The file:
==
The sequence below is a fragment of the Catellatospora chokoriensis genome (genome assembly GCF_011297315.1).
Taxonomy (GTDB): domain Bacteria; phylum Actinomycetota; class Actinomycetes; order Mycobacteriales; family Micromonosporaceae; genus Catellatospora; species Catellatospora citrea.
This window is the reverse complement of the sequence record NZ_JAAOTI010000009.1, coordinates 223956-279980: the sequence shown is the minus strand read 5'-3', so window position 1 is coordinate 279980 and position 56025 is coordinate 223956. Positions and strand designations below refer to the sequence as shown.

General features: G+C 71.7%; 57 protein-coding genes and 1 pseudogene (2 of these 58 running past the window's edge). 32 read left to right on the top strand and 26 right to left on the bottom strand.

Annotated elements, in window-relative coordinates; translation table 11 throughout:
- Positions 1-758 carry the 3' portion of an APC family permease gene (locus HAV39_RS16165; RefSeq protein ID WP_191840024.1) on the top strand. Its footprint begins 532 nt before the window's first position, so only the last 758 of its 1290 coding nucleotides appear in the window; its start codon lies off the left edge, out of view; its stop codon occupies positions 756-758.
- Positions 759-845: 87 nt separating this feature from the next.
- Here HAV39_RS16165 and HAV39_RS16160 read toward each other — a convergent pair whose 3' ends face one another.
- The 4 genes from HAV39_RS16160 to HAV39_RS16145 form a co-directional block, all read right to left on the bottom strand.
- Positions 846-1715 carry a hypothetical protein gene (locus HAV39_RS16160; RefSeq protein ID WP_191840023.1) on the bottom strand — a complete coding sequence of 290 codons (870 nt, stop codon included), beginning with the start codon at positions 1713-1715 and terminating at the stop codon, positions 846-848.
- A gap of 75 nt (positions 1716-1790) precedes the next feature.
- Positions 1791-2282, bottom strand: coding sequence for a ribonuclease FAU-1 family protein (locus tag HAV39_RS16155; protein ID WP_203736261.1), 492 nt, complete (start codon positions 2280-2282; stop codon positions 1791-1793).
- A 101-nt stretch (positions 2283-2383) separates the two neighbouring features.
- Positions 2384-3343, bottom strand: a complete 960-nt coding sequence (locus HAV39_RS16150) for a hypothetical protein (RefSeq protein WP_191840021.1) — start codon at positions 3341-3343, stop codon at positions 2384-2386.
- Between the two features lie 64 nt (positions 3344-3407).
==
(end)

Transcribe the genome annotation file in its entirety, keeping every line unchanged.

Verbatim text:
The sequence below is a fragment of the Catellatospora chokoriensis genome (genome assembly GCF_011297315.1).
Taxonomy (GTDB): domain Bacteria; phylum Actinomycetota; class Actinomycetes; order Mycobacteriales; family Micromonosporaceae; genus Catellatospora; species Catellatospora citrea.
This window is the reverse complement of the sequence record NZ_JAAOTI010000009.1, coordinates 223956-279980: the sequence shown is the minus strand read 5'-3', so window position 1 is coordinate 279980 and position 56025 is coordinate 223956. Positions and strand designations below refer to the sequence as shown.

General features: G+C 71.7%; 57 protein-coding genes and 1 pseudogene (2 of these 58 running past the window's edge). 32 read left to right on the top strand and 26 right to left on the bottom strand.

Annotated elements, in window-relative coordinates; translation table 11 throughout:
- Positions 1-758 carry the 3' portion of an APC family permease gene (locus HAV39_RS16165; RefSeq protein ID WP_191840024.1) on the top strand. Its footprint begins 532 nt before the window's first position, so only the last 758 of its 1290 coding nucleotides appear in the window; its start codon lies off the left edge, out of view; its stop codon occupies positions 756-758.
- Positions 759-845: 87 nt separating this feature from the next.
- Here HAV39_RS16165 and HAV39_RS16160 read toward each other — a convergent pair whose 3' ends face one another.
- The 4 genes from HAV39_RS16160 to HAV39_RS16145 form a co-directional block, all read right to left on the bottom strand.
- Positions 846-1715 carry a hypothetical protein gene (locus HAV39_RS16160; RefSeq protein ID WP_191840023.1) on the bottom strand — a complete coding sequence of 290 codons (870 nt, stop codon included), beginning with the start codon at positions 1713-1715 and terminating at the stop codon, positions 846-848.
- A gap of 75 nt (positions 1716-1790) precedes the next feature.
- Positions 1791-2282, bottom strand: coding sequence for a ribonuclease FAU-1 family protein (locus tag HAV39_RS16155; protein ID WP_203736261.1), 492 nt, complete (start codon positions 2280-2282; stop codon positions 1791-1793).
- A 101-nt stretch (positions 2283-2383) separates the two neighbouring features.
- Positions 2384-3343, bottom strand: a complete 960-nt coding sequence (locus HAV39_RS16150) for a hypothetical protein (RefSeq protein WP_191840021.1) — start codon at positions 3341-3343, stop codon at positions 2384-2386.
- Between the two features lie 64 nt (positions 3344-3407).